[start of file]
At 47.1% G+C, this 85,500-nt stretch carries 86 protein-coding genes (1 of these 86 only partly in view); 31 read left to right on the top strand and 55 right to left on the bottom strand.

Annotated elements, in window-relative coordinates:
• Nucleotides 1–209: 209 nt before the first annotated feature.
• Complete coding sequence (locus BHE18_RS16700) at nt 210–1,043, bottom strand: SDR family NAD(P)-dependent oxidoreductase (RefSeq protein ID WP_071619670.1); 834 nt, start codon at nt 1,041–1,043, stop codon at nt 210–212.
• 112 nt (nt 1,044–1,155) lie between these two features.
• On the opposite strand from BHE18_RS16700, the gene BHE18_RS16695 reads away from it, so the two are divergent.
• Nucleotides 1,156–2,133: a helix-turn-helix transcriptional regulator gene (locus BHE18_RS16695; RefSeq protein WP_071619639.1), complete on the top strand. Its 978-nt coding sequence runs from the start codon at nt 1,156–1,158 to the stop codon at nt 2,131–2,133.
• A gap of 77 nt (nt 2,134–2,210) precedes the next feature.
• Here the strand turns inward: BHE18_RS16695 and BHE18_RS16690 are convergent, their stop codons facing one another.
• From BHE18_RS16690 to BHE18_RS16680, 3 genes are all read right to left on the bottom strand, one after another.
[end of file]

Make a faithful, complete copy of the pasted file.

At 47.1% G+C, this 85,500-nt stretch carries 86 protein-coding genes (1 of these 86 only partly in view); 31 read left to right on the top strand and 55 right to left on the bottom strand.

Annotated elements, in window-relative coordinates:
• Nucleotides 1–209: 209 nt before the first annotated feature.
• Complete coding sequence (locus BHE18_RS16700) at nt 210–1,043, bottom strand: SDR family NAD(P)-dependent oxidoreductase (RefSeq protein ID WP_071619670.1); 834 nt, start codon at nt 1,041–1,043, stop codon at nt 210–212.
• 112 nt (nt 1,044–1,155) lie between these two features.
• On the opposite strand from BHE18_RS16700, the gene BHE18_RS16695 reads away from it, so the two are divergent.
• Nucleotides 1,156–2,133: a helix-turn-helix transcriptional regulator gene (locus BHE18_RS16695; RefSeq protein WP_071619639.1), complete on the top strand. Its 978-nt coding sequence runs from the start codon at nt 1,156–1,158 to the stop codon at nt 2,131–2,133.
• A gap of 77 nt (nt 2,134–2,210) precedes the next feature.
• Here the strand turns inward: BHE18_RS16695 and BHE18_RS16690 are convergent, their stop codons facing one another.
• From BHE18_RS16690 to BHE18_RS16680, 3 genes are all read right to left on the bottom strand, one after another.